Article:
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PSU problem

Discussion in 'PC hardware help' started by sammorris, Sep 20, 2004.

  1. sammorris

    sammorris Senior member

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    I know my pc experience has been filled with problems, but has anyone else here got a Magna or "ebuyer" power supply? I bought one and its rubbish, with the occasional random turn-off. Has anyone else had any problems?
     
  2. ianski7

    ianski7 Guest

    Hey, Magna Force is a reputable p/s manufacturer. I have one and have had no problems. Have you tested the unit? You may have gotten a defective one. Not all spontaneous reboots are the psu's doing.
     
  3. sammorris

    sammorris Senior member

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    It doesn't reboot, it physically TURNS OFF. as in lights go off, system deactivates, fans stop etc.

    Plus, its not Magna Force, its just Magna, written in red letters. It was only £25 for a 600W 3fan one.
     
  4. Nephilim

    Nephilim Moderator Staff Member

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    The PSU is the absolute last component you want to skimp on. All those those other fancy and expensive components in your system need clean stable power to operate and cheap PSU's at best don't provide that and at worst can fry components. The cheapies also rate the wattage output at temperatures far lower than the PSU will ever operate at so you can count on getting nowhere near the rated wattage, Poorly regulated voltages can be expected too.

    Reputable PSU makers such as Antec, Enermax, Fortron or Power PC & Cooling will put out the wattage they claim, have tight voltage tolerances and a good warranty to back them up.

    A quality PSU will have nice fat caps, inductors and heatsinks which add up to a PSU that is good and heavy. I'm a commercial/industrial electrician so I can vouch for that :)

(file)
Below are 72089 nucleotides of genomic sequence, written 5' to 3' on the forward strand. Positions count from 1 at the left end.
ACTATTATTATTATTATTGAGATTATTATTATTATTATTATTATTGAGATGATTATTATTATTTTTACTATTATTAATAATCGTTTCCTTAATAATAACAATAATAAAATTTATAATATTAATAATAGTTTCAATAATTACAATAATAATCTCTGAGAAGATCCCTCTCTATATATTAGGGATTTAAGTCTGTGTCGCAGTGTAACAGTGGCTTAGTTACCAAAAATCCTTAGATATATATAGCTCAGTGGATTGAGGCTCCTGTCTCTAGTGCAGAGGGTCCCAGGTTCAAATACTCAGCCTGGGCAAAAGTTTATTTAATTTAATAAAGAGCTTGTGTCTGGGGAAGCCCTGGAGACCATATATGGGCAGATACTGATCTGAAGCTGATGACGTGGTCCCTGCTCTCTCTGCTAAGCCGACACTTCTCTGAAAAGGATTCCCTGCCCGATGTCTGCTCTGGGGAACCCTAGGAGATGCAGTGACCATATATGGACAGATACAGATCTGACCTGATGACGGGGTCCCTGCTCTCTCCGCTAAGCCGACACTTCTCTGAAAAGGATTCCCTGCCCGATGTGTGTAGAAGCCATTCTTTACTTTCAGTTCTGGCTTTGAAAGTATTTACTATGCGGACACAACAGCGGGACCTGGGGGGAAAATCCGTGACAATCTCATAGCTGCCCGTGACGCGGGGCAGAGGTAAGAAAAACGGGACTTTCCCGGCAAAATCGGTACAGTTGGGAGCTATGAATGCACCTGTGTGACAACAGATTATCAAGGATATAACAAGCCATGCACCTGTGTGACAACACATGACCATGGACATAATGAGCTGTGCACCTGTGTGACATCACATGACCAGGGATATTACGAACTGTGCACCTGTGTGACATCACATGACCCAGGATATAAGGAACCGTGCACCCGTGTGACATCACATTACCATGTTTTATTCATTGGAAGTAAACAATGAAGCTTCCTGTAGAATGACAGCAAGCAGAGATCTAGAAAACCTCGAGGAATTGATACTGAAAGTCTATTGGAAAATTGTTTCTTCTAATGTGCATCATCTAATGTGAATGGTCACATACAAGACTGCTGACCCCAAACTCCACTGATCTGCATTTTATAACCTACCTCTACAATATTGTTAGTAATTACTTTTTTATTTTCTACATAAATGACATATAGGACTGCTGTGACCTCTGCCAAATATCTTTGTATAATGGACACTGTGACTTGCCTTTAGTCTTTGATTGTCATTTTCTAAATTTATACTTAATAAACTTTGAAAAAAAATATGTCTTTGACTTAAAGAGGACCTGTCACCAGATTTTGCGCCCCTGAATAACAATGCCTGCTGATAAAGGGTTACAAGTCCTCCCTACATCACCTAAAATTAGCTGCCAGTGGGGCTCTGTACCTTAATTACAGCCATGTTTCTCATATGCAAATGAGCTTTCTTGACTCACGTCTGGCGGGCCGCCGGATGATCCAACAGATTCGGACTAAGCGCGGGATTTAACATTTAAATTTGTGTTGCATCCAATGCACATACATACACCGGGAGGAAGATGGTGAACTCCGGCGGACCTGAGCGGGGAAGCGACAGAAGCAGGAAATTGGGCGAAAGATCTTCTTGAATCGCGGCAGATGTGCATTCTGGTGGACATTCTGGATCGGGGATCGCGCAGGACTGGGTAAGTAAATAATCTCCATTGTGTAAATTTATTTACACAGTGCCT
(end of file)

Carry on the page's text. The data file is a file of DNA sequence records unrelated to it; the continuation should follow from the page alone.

I took my own advice when I laid out $220 for the best PSU money can buy - the PC Power & Cooling Turbo 510 Deluxe. It's got the tightest regulation in the industry, active line conditioning, adjustable pots, weighs a ton and is backed with a 5 year warranty.
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    Last edited: Sep 21, 2004
  5. Doofy

    Doofy Regular member

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    Yup got to agree neph

    I underestimated my psu and bought a cheap qtech 550w, installed turned on and bye bye to 2 hdd It not only cost me for a new PSU (bought a zalman)but 2 new hdd's, last time i skimp on a psu
     
  6. EYEShurt

    EYEShurt Regular member

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    Raidmax ATX-400W CE power supply unit
    is this anygood as it coes with the case im getting i.e shuold i spend money on a better 1
     
  7. Nephilim

    Nephilim Moderator Staff Member

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    I wouldn't trust Raidmax one bit. Most any PSU that comes bundled with a case is better off going striaght to the bin.
     
  8. sammorris

    sammorris Senior member

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    So to answer my question??????
     
  9. Doofy

    Doofy Regular member

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    The only way to be really sure is try another PSU a quality one would really be better
     
  10. sammorris

    sammorris Senior member

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    yeah but the megacheap 250w inwin one that came with the pc was fine i just need a higher power one than that for a reasonable cost that works. By the way, in case this helps you determine the cause of the problem...

    The problem occurs when i switch off the socket to the pc. Once i do that and then turn it on t use the pc next day, the problem occurs then goes away once i have turned the wall socket off/on again. If i leave the socket on, i don't experience the problem.

    I appreciate it is hard to say, but if it stays like this i can live with it, i just want to know if the issue will deteriorate after i use it for more power (add an X800XT graphics card)
     
  11. Nephilim

    Nephilim Moderator Staff Member

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    PSU's don't get better, they only go downhill. I've made my case for quality PSU's but it's your brand new X800XT so if you want to risk damaging it it's your choice :)
     
  12. sammorris

    sammorris Senior member

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    Yeah i didnt mean it get better, i meant would the problem get any worse with more current or would it stay the same...
     
  13. Nephilim

    Nephilim Moderator Staff Member

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    It would undoubtedly get worse. Putting more load on an already failing PSU is a wonderful recipe for disaster.
     

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